I take it that the reasons are historical. Pre-Homeric Greece was a world of settlements and nascent city states competing for their very existence, fighting constantly and with few compunctions. Eight centuries later, when things might have been expected to improve a bit, Thucydides has the Athenian ambassadors instructing the ruling council of little Melos, “it is a general and necessary law to rule wherever one can. This is not a law we made ourselves . . . We found it already in existence, and we shall leave it to exist for ever among those who come after us. . . . You or anybody else with the same power as ours would be acting in precisely the same way” ( 404). This by way of persuading the islanders to join the Delian league and pay a heavy tribute. When the Melians failed to get the point, the ambassadors shrugged and left. Then the hoplites came, and in due course all the Melian men were executed, the women and children were sold into slavery, and the place was repopulated with five hundred Athenian colonists — no doubt optimistic young folk eager to find a little lebensraum, like everyone else.

In such a world Achilles’ fearless ferocity becomes the cardinal virtue that trumps all others, since nothing else matters much if you are dead or enslaved. So the bard’s duty to sing the deeds and moods of a homicidal prima donna comes as a matter of course; the remarkable thing, really, is the way Homer keeps alive the memory or hope of gentler times, the terrible wistfulness with which he longs for a world he could never have seen. Those who notice things like his depiction of one soldier carrying the eye of a recent antagonist around on the tip of his sword, taunting the man’s friends with it, or who ask what light Andromache’s laments are supposed to throw on all the battle reporting, understand that the poet’s celebration of war is fused with a passionate protest against it. No one is more eloquent on the subject of war’s bitterness than Achilles himself, the nonpareil practitioner, and we hear throughout that Greek and Trojan alike would gladly choose other fates.

We read The Iliad in the first place partly because of its long history as an inspirational text, but a modern reader has a very hard time seeing what there is to be inspired about: so much gore, and to what purpose? Part of the answer I think is that the bloody, barbaric world of Ancient Greece had emerged from a world that was more bloody and barbaric still, and the poem crystallizes some of the essential techne whereby that transition was accomplished. In Guns, Germs, and Steel, his fascinating “history of everything,” Jared Diamond argues that “Fanaticism in war . . . was probably unknown on Earth until chiefdoms and especially states emerged within the last 6,000 years” (282). Members of pre-state tribes and bands, he notes, steadfastly resist any call to patriotism, any temptation to exhibit courage for its own sake; the willingness to “fight suicidally” is “unthinkable in bands and tribes,” whose warriors never dream of anything as perversely dangerous as a phalanx charge, generally declining to fight at all except from ambush, and then with standoff weapons and numbers heavily on their side. The stereotype of the Peaceful Native is true only to the extent that no one wants to be a hero; life is quite dangerous enough already. “But that attitude severely limits the military options of tribes, compared with state societies,” according to Diamond (282). A principal reason that states have systematically gobbled up tribes is the great strategic advantages that an ethic of heroism — the power of commanding  men to die — confers on them. Fanaticism, or what less detached observers call honor, makes the whole difference between a disciplined and proficient military and a loose and relatively impotent mob.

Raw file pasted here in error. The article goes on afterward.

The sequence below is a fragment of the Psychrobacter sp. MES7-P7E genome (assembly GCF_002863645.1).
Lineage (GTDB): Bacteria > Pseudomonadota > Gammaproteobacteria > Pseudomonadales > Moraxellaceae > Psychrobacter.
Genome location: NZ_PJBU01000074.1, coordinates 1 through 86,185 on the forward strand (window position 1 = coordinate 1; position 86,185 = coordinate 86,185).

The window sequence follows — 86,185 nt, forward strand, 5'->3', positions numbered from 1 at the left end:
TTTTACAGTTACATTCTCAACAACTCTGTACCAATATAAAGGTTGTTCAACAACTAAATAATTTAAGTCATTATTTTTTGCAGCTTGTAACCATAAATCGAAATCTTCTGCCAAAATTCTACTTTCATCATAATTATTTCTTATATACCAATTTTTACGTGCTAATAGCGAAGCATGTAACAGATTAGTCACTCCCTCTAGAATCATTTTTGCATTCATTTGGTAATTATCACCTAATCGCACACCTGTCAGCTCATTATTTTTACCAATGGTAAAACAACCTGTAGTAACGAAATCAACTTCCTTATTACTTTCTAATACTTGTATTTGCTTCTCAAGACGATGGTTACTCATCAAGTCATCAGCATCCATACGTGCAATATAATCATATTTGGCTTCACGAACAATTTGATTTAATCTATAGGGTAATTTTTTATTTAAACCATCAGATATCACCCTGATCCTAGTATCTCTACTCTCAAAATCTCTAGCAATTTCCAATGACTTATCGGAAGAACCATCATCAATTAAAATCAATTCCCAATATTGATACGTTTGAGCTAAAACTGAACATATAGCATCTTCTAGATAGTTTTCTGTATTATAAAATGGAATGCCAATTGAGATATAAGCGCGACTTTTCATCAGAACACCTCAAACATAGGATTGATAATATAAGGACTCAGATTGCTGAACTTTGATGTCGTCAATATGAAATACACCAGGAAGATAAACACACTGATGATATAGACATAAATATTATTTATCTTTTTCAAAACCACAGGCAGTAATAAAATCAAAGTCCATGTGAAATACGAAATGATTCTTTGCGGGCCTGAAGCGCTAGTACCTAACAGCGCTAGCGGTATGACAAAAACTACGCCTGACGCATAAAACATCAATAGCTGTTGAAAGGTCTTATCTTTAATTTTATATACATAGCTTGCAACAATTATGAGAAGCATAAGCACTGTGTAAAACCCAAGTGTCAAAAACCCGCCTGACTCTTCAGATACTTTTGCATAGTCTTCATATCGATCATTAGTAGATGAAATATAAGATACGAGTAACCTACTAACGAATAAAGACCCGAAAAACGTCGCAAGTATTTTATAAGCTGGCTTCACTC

But the paradox is that such thanatophilia, the headlong willingness to shed blood that characterizes warrior elites everywhere, ultimately builds up villages into cities and states, and in so doing makes life better, longer, and much safer for everyone. For tribes are not less warlike than states, but finally much more so, prosecuting feuds and defending boundaries almost without cease. Typically, at the hunter-gatherer stage, 25 to 30% of males could expect to die in war; compare that to the total mortality of the United States in World War II, just 0.2% of the population (Pinker 57). Empire, a dirty word these days, sounds better and better the more one meditates on such statistics; for political fragmentation seems to be the ultimate tyrrany, the deadliest and most certain casus belli, a lesson we are currently relearning in Iraq.

Thus prowess and valor — honorific names for traits that earn the gallows in non-military contexts —  remain the dark cornerstones of statehood until at least the twentieth century, right along with charity, monogamy, civic pride, and all the more presentable virtues. As Azar Gat says near the end of his recent War in Human Civilization, “the . . . decrease in intrasocial violent mortality” in modern states is “caused by the triumph of violence rather than any peaceful arrangement” (665). Such peace as history offers is attained only when the state establishes a monopoly on violence and terrorizes all other aggressors into tranquility. From this point of view, Achilles starts looking like a great historic invention, comparable to metallurgy or irrigation or the horse collar. It seems the spoiled bully boy is worth his salary, after all. Find his price, and your civilization will prosper.